At Florida, everything came together for her first Iron-distance race.  She executed the race plan, just as she executed each workout all season long, with precision to every detail.  She came out of the water with a great swim, the result of a lot of hard work at the discipline and a lot of time with Maria’s deft hand and impeccable eye in the pool.  Looking at her power file from the bike versus the race plan was like seeing an overlay.  In her first marathon, she took to the distance exactly what she had done race and race before at shorter distances.  Mile after mile, she turned out consistent, steady running.  She had, quite honestly, a model marathon leg.  Ten hours and twenty-three minutes later, she had finished her first Ironman, placing second in her AG and punching her ticket to Kona.

Haley Chura – Women’s 25-29

If Kathryn is like coaching my sister, I view my relationship with Haley like I do with my relationship with my daughter, Elle.  We’ve both done a lot of growning up – Coach and Athlete – with each other.  She came into the program as a 23 year-old swimmer, one year removed from an Olympic Trials swim that she had completed while finishing her second year as an accountant.  The first real memory I have of Haley was when I hopped into the water at Dynamo coming off of an extended break from the pool.  We were doing 100 repeats in adjacent lanes.  She was absolutely destroying me.  Except she was doing backstroke.  When she decided to give this triathlon thing a go, I was fortunate enough to have her come on as athlete #3 in the program.

Haley’s strength isn’t her world best swim.  It isn’t a bike that continues to improve season after season.  Nor is it a run that we’ve seen develop some professional-quality speed this year.  It’s the unmistakable forest fire that burns in her stomach for sport and racing.  She loves to race.  She loves to race warm-up, she loves to race the race, she loves to race the car ride back home from the race!  Did I mention she loves to race?  This fervor, even fury, for racing which I would liken to one of her idols, Steve Prefontaine, sometimes gets the best of her as she takes things out a bit hard.  It is both an asset and it is a liability, but it comes from the best of places.

Haley’s progression, like Kathryn, has been steep.  After Betty qualified for Hawaii in year 1 – 2009 – we sent Haley up to Rhode Island on a whim after they announced they would be providing Kona slots.  She went up to Providence and took it to the field, leading wire-to-wire and winning her AG by almost 20 minutes.  I think that was her 4th triathlon ever.  Her 2009 Kona has a bit of a mythical quality to it on our team.  Saddled by the worst of GI distress she walked a better part of 16 miles of the marathon.  That day, more so as a father than a coach, I ran out onto the Queen K a good 4 miles in to check with her and walk with her a bit.  She was in a bad place.  Not in a dangerous place but in a “I don’t know what and why my body is revolting against me” scary type of place that breeds some fear.  We talked about finishing to honor the race, to honor the Island, to honor her competitors, to honor the Champions, to honor her teammates, to honor her family and friends, and to honor herself.  She finished the race.  And to this day I believe it’s one of her proudest achievements in the sport.  For me, I know it is.  For our team, as I alluded to in an earlier post, it set the bar for our expectations of our athletes.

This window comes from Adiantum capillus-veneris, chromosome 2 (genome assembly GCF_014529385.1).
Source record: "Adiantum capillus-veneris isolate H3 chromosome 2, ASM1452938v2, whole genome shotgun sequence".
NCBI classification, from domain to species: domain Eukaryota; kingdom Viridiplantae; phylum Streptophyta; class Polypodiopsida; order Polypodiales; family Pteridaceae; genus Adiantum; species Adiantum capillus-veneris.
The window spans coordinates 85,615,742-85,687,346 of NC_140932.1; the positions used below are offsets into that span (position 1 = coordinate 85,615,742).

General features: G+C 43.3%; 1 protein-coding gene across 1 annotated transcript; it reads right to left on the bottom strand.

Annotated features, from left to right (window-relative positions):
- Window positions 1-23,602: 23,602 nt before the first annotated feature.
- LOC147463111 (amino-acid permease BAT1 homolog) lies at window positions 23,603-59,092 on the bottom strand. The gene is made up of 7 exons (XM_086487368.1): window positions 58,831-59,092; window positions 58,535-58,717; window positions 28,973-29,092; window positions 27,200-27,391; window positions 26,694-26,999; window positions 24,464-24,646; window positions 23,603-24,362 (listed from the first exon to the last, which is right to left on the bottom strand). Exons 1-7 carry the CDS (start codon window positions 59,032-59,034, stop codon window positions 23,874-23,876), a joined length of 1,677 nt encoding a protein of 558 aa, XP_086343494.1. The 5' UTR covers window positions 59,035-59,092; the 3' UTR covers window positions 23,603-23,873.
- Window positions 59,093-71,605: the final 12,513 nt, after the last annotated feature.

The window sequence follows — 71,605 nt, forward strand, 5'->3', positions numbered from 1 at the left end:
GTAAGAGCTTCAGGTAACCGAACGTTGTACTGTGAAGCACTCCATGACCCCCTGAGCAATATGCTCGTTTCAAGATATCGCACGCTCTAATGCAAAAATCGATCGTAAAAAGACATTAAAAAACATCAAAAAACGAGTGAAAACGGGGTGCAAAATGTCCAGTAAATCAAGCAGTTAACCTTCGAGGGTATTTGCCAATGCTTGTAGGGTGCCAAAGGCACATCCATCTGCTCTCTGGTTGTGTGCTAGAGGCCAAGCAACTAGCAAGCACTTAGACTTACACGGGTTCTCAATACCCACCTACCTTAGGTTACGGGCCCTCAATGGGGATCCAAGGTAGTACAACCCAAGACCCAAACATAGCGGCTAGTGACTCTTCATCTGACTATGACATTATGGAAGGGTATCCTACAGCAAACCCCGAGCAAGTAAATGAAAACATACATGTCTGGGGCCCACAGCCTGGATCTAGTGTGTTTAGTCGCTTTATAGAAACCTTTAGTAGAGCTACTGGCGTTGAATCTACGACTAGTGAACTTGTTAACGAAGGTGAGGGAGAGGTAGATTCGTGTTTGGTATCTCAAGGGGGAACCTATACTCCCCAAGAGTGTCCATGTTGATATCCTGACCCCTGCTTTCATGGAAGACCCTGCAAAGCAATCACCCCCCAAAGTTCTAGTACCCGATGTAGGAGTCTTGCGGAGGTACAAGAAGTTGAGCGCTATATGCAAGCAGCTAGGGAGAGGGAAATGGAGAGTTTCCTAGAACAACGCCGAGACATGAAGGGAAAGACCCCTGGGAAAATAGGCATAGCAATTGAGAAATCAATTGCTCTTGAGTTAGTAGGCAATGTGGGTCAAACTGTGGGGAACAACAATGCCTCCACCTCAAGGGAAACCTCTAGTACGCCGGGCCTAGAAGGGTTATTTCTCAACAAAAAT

When we got back home from that ’09 race, somebody told me they never would have sent her to Kona to do her first Ironman.  The race was too hard for your first, they said.  When they asked me if knowing how she would have fared now, would I have sent her.  I told them unequivocally, yes.  I wanted Haley to see Hawaii and experience the sacred nature of the Island and the race.  Her performance was secondary.  The experience was all that mattered.  I, personally, wanted to see if it stirred her, if it tickled her soul and made her want more.  I don’t want to speak for her, but I know it did.  She loves Kona.  She loves this race – the tradition, the history, the heroes, the environment, even the circus.  She loves Ironman Hawaii.

To list Haley’s accomplishments in the time between then in 2009 and now in 2012 is secondary, really.  What you, the reader, need to know about her, in my eyes, is that she is a racer, and the one place, the one race she would rather race more so than any race in the world happens once a year on the first weekend after the first full moon on the Big Island of Hawaii.